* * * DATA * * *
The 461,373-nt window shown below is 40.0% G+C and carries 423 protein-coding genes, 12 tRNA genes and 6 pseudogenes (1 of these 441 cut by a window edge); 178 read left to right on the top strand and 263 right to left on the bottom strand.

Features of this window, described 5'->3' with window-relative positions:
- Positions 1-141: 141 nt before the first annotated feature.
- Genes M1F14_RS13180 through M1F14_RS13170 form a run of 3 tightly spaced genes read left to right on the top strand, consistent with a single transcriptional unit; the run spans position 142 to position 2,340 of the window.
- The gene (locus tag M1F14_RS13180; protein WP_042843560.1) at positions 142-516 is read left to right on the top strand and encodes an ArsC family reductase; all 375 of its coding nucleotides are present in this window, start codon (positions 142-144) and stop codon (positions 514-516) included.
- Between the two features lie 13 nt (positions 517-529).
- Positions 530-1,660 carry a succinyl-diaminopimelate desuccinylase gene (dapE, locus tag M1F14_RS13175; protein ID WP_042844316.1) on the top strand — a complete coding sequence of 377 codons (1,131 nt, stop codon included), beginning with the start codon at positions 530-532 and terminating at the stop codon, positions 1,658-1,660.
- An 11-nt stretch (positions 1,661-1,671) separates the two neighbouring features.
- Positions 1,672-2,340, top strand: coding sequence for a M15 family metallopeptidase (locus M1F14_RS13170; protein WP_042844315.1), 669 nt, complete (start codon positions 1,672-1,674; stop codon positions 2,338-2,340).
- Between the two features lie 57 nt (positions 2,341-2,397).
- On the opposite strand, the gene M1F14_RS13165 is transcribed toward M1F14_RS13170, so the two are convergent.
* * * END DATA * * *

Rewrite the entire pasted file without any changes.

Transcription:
The 461,373-nt window shown below is 40.0% G+C and carries 423 protein-coding genes, 12 tRNA genes and 6 pseudogenes (1 of these 441 cut by a window edge); 178 read left to right on the top strand and 263 right to left on the bottom strand.

Features of this window, described 5'->3' with window-relative positions:
- Positions 1-141: 141 nt before the first annotated feature.
- Genes M1F14_RS13180 through M1F14_RS13170 form a run of 3 tightly spaced genes read left to right on the top strand, consistent with a single transcriptional unit; the run spans position 142 to position 2,340 of the window.
- The gene (locus tag M1F14_RS13180; protein WP_042843560.1) at positions 142-516 is read left to right on the top strand and encodes an ArsC family reductase; all 375 of its coding nucleotides are present in this window, start codon (positions 142-144) and stop codon (positions 514-516) included.
- Between the two features lie 13 nt (positions 517-529).
- Positions 530-1,660 carry a succinyl-diaminopimelate desuccinylase gene (dapE, locus tag M1F14_RS13175; protein ID WP_042844316.1) on the top strand — a complete coding sequence of 377 codons (1,131 nt, stop codon included), beginning with the start codon at positions 530-532 and terminating at the stop codon, positions 1,658-1,660.
- An 11-nt stretch (positions 1,661-1,671) separates the two neighbouring features.
- Positions 1,672-2,340, top strand: coding sequence for a M15 family metallopeptidase (locus M1F14_RS13170; protein WP_042844315.1), 669 nt, complete (start codon positions 1,672-1,674; stop codon positions 2,338-2,340).
- Between the two features lie 57 nt (positions 2,341-2,397).
- On the opposite strand, the gene M1F14_RS13165 is transcribed toward M1F14_RS13170, so the two are convergent.